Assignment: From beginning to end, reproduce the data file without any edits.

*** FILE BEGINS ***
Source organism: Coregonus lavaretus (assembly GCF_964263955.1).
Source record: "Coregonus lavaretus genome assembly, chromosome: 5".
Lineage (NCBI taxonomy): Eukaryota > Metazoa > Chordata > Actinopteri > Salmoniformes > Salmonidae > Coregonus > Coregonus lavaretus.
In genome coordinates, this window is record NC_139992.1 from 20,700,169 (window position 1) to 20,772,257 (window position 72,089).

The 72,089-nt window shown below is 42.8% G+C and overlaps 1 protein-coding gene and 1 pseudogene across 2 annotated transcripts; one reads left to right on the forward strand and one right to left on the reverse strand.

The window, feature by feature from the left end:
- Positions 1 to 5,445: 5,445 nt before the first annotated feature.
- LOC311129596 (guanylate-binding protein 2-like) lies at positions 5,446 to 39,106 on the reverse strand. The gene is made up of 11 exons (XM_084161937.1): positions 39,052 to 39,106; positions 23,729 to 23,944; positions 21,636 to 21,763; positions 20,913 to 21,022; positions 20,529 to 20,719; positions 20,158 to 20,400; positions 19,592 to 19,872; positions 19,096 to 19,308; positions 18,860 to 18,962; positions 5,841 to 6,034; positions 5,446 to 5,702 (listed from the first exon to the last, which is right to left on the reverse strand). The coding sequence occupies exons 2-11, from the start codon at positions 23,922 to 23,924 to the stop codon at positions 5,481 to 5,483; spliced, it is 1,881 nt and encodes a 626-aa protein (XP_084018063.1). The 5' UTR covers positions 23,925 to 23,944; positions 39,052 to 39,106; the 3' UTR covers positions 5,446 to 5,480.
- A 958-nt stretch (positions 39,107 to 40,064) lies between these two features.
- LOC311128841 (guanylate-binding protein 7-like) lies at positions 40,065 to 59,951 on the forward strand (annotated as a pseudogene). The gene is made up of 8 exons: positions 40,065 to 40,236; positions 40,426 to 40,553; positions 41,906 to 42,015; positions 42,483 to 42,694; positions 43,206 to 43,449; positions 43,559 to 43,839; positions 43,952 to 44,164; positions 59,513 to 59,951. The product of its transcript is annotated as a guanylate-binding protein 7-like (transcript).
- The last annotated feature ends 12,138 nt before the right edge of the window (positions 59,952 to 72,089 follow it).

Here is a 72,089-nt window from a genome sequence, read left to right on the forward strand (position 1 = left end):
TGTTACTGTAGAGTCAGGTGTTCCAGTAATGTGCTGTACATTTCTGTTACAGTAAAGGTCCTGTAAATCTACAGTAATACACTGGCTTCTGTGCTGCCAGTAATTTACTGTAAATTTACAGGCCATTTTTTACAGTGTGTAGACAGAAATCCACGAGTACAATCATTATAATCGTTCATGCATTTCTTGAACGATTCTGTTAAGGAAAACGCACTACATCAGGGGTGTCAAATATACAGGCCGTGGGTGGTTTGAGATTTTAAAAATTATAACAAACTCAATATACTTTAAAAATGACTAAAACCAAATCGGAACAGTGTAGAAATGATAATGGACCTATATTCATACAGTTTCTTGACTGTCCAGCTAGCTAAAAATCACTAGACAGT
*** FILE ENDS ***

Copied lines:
Source organism: Coregonus lavaretus (assembly GCF_964263955.1).
Source record: "Coregonus lavaretus genome assembly, chromosome: 5".
Lineage (NCBI taxonomy): Eukaryota > Metazoa > Chordata > Actinopteri > Salmoniformes > Salmonidae > Coregonus > Coregonus lavaretus.
In genome coordinates, this window is record NC_139992.1 from 20,700,169 (window position 1) to 20,772,257 (window position 72,089).

The 72,089-nt window shown below is 42.8% G+C and overlaps 1 protein-coding gene and 1 pseudogene across 2 annotated transcripts; one reads left to right on the forward strand and one right to left on the reverse strand.

The window, feature by feature from the left end:
- Positions 1 to 5,445: 5,445 nt before the first annotated feature.
- LOC311129596 (guanylate-binding protein 2-like) lies at positions 5,446 to 39,106 on the reverse strand. The gene is made up of 11 exons (XM_084161937.1): positions 39,052 to 39,106; positions 23,729 to 23,944; positions 21,636 to 21,763; positions 20,913 to 21,022; positions 20,529 to 20,719; positions 20,158 to 20,400; positions 19,592 to 19,872; positions 19,096 to 19,308; positions 18,860 to 18,962; positions 5,841 to 6,034; positions 5,446 to 5,702 (listed from the first exon to the last, which is right to left on the reverse strand). The coding sequence occupies exons 2-11, from the start codon at positions 23,922 to 23,924 to the stop codon at positions 5,481 to 5,483; spliced, it is 1,881 nt and encodes a 626-aa protein (XP_084018063.1). The 5' UTR covers positions 23,925 to 23,944; positions 39,052 to 39,106; the 3' UTR covers positions 5,446 to 5,480.
- A 958-nt stretch (positions 39,107 to 40,064) lies between these two features.
- LOC311128841 (guanylate-binding protein 7-like) lies at positions 40,065 to 59,951 on the forward strand (annotated as a pseudogene). The gene is made up of 8 exons: positions 40,065 to 40,236; positions 40,426 to 40,553; positions 41,906 to 42,015; positions 42,483 to 42,694; positions 43,206 to 43,449; positions 43,559 to 43,839; positions 43,952 to 44,164; positions 59,513 to 59,951. The product of its transcript is annotated as a guanylate-binding protein 7-like (transcript).
- The last annotated feature ends 12,138 nt before the right edge of the window (positions 59,952 to 72,089 follow it).

Here is a 72,089-nt window from a genome sequence, read left to right on the forward strand (position 1 = left end):
TGTTACTGTAGAGTCAGGTGTTCCAGTAATGTGCTGTACATTTCTGTTACAGTAAAGGTCCTGTAAATCTACAGTAATACACTGGCTTCTGTGCTGCCAGTAATTTACTGTAAATTTACAGGCCATTTTTTACAGTGTGTAGACAGAAATCCACGAGTACAATCATTATAATCGTTCATGCATTTCTTGAACGATTCTGTTAAGGAAAACGCACTACATCAGGGGTGTCAAATATACAGGCCGTGGGTGGTTTGAGATTTTAAAAATTATAACAAACTCAATATACTTTAAAAATGACTAAAACCAAATCGGAACAGTGTAGAAATGATAATGGACCTATATTCATACAGTTTCTTGACTGTCCAGCTAGCTAAAAATCACTAGACAGT